Residents, businesses express thoughts on flood

Barista says sidewalks, roads ‘blended in with each other’



A car impacted by the flood sits in front of Snap Fitness on Grand Avenue. Sticks, mud and weeds cover the car.

ANGELICA RELENTE , Evergreen editor-in-chief

A 23-year-old from Great Falls, Montana, gathered piles of debris with a shovel and his two beige gloves at 9 a.m. Wednesday in the Dissmore’s IGA parking lot.

“There was tons of interest in floating the Grand Ave River,” Brendan Heims wrote in a Facebook post on the “WSU Free & For Sale – Pullman, WA” page. “Is there any interest in helping clean up the debris left behind?”

Heims said he brought doughnuts and water for those who might be interested in cleaning up the aftermath of the flood at North Grand Avenue on Tuesday.

“It’s just sitting in the back of my truck,” he said. “Nobody showed up.”

Heims said the community in his hometown usually works together to clean up when incidents like this occur. He said he was hoping more people could help out, but understood that a lot are either at work or clearing out their own businesses.

“I feel like you should just be cleaning up,” he said, “not just taking pictures and leaving like a lot of people I’ve seen.”

Heims said he witnessed the flood at 10:30 p.m. Tuesday and described it as a “rushing river.”

Matthew Lawrance, a WSU School of Biological Sciences research assistant, said he was doing work at his apartment when he saw his car partially submerged in the water. He said it was his first time experiencing something like this.

“It was really sudden,” Lawrance said.

Amber Ermel, a barista at Dizzy’s Espresso, said she was only working until 5:30 p.m. Tuesday, which was before the flood got severe. She said she witnessed a white vehicle owned by a local barber drifting through the flood.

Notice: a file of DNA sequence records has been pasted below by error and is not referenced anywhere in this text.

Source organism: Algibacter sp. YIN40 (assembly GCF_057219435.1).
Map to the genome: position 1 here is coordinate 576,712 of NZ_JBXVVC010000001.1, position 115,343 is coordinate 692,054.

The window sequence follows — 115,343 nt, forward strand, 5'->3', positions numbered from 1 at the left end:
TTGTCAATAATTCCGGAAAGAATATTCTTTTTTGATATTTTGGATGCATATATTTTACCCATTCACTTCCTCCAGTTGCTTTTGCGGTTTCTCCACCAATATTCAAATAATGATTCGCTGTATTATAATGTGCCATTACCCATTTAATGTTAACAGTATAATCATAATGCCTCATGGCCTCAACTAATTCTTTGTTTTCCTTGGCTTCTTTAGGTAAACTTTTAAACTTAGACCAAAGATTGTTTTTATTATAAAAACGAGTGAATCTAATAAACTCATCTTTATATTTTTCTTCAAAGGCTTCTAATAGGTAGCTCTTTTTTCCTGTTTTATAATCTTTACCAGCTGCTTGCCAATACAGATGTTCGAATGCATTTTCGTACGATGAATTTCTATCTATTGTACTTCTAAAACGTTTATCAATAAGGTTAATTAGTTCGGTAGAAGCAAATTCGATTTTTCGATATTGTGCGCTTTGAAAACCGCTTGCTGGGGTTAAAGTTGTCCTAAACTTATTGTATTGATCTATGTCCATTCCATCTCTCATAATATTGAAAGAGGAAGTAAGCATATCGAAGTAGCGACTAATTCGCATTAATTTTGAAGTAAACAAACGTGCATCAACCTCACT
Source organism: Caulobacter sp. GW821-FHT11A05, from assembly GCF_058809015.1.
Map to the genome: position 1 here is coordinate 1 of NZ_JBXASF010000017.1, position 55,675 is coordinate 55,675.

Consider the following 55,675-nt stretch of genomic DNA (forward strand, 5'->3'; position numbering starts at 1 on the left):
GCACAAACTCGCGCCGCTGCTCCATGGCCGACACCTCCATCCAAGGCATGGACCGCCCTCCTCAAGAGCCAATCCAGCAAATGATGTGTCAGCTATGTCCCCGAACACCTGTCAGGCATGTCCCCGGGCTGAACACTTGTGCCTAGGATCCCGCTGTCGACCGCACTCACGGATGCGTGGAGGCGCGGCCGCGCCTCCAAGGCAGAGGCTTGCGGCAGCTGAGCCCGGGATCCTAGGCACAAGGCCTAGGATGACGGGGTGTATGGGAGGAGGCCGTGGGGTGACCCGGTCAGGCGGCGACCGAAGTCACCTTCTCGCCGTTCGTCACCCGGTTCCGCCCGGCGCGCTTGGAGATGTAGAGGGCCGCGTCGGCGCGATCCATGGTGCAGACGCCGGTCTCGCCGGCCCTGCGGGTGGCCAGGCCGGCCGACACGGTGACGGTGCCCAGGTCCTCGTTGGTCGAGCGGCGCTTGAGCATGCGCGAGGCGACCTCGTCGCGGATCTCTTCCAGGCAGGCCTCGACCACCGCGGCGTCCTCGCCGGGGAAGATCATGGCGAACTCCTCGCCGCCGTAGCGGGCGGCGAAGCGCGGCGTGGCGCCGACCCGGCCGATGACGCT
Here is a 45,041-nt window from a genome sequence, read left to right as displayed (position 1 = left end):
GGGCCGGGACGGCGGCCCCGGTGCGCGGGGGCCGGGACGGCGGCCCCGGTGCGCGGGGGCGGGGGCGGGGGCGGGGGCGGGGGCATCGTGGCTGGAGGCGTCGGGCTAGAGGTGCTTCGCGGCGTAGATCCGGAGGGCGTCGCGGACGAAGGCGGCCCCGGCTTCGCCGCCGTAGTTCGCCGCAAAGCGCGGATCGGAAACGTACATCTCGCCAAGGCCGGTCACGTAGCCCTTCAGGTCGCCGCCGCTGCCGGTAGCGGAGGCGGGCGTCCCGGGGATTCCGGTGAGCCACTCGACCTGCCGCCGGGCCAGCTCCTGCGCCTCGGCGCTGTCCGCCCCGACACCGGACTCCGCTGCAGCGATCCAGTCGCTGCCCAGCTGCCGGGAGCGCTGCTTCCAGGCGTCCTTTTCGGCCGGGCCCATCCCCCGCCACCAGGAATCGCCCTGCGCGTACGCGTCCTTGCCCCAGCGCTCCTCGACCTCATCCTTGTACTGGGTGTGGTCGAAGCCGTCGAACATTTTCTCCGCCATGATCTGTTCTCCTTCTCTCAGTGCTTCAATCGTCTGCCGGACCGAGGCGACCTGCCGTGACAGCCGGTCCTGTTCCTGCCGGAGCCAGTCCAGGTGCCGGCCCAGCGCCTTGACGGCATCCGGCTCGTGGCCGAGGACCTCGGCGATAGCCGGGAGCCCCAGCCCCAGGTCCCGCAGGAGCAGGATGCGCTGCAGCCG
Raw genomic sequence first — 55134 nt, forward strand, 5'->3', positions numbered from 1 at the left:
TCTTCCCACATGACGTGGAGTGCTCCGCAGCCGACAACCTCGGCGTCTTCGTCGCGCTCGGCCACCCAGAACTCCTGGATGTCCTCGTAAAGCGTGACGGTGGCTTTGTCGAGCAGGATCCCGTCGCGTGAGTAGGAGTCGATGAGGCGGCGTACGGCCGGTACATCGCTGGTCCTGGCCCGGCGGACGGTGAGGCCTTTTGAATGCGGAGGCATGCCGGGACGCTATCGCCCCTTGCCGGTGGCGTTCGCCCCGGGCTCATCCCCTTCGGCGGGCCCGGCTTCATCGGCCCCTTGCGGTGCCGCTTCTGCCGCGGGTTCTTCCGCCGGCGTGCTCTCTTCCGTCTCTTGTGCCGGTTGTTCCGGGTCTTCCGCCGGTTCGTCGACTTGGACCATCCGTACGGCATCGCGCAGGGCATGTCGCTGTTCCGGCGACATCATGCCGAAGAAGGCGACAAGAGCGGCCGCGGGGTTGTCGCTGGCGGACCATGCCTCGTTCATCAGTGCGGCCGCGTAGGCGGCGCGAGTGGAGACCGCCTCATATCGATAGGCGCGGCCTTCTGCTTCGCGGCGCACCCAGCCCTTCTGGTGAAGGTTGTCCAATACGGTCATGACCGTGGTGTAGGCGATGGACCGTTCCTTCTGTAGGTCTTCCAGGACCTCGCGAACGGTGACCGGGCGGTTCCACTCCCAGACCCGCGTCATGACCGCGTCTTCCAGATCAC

“He was still moving,” Ermel said. “We can see through my Outlook Apartment [that] firefighters came … and pried his door open. He just rolled his pants up and walked out.”

She said she visited a trail, which was also flooded, with her friend to overlook the city.

“It’s like everything blended in with each other,” Ermel said. “The sidewalk, the road — everything.”

Dissmore’s IGA owner Archie McGregor III said he was present when the flood occurred. It did not affect the store business-wise but did prevent patrons from getting to the store easily. He said there were alternate routes people could take in and out of the parking lot.

McGregor said he had to take an employee home because the employee walked to and from Dissmore’s IGA. He said the last time he witnessed something like the flood was when a water main broke in 2016.

“Some of the older customers were telling me it reminded them of [1972],” McGregor said.